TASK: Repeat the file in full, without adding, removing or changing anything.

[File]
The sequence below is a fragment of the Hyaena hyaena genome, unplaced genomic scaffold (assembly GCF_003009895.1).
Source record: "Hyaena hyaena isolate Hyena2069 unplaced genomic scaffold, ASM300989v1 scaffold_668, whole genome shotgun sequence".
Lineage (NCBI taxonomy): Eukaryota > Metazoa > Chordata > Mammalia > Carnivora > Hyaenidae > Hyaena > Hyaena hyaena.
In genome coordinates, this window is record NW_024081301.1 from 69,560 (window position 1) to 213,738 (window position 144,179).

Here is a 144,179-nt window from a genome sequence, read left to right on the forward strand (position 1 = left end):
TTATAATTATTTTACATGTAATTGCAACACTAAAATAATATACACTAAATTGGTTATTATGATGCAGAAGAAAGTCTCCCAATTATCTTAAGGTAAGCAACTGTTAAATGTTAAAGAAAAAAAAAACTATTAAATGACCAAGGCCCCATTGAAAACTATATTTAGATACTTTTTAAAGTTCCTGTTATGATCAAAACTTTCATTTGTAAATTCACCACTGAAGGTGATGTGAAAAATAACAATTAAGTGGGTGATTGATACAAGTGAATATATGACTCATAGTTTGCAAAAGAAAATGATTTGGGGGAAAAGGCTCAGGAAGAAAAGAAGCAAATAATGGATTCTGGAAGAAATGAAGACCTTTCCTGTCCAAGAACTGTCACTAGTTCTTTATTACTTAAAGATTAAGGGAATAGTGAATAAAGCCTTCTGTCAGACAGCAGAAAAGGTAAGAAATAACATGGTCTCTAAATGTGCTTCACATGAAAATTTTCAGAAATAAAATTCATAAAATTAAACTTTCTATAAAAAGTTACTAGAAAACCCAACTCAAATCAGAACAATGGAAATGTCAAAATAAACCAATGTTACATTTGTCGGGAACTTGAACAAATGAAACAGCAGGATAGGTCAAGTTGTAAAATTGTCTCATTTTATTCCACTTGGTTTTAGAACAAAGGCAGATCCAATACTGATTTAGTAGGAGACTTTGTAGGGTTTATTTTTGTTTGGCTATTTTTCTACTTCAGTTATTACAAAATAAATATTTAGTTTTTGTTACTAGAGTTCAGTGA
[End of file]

The sequence below is a fragment of the Hyaena hyaena genome, unplaced genomic scaffold (assembly GCF_003009895.1).
Source record: "Hyaena hyaena isolate Hyena2069 unplaced genomic scaffold, ASM300989v1 scaffold_668, whole genome shotgun sequence".
Lineage (NCBI taxonomy): Eukaryota > Metazoa > Chordata > Mammalia > Carnivora > Hyaenidae > Hyaena > Hyaena hyaena.
In genome coordinates, this window is record NW_024081301.1 from 69,560 (window position 1) to 213,738 (window position 144,179).

Here is a 144,179-nt window from a genome sequence, read left to right on the forward strand (position 1 = left end):
TTATAATTATTTTACATGTAATTGCAACACTAAAATAATATACACTAAATTGGTTATTATGATGCAGAAGAAAGTCTCCCAATTATCTTAAGGTAAGCAACTGTTAAATGTTAAAGAAAAAAAAAACTATTAAATGACCAAGGCCCCATTGAAAACTATATTTAGATACTTTTTAAAGTTCCTGTTATGATCAAAACTTTCATTTGTAAATTCACCACTGAAGGTGATGTGAAAAATAACAATTAAGTGGGTGATTGATACAAGTGAATATATGACTCATAGTTTGCAAAAGAAAATGATTTGGGGGAAAAGGCTCAGGAAGAAAAGAAGCAAATAATGGATTCTGGAAGAAATGAAGACCTTTCCTGTCCAAGAACTGTCACTAGTTCTTTATTACTTAAAGATTAAGGGAATAGTGAATAAAGCCTTCTGTCAGACAGCAGAAAAGGTAAGAAATAACATGGTCTCTAAATGTGCTTCACATGAAAATTTTCAGAAATAAAATTCATAAAATTAAACTTTCTATAAAAAGTTACTAGAAAACCCAACTCAAATCAGAACAATGGAAATGTCAAAATAAACCAATGTTACATTTGTCGGGAACTTGAACAAATGAAACAGCAGGATAGGTCAAGTTGTAAAATTGTCTCATTTTATTCCACTTGGTTTTAGAACAAAGGCAGATCCAATACTGATTTAGTAGGAGACTTTGTAGGGTTTATTTTTGTTTGGCTATTTTTCTACTTCAGTTATTACAAAATAAATATTTAGTTTTTGTTACTAGAGTTCAGTGA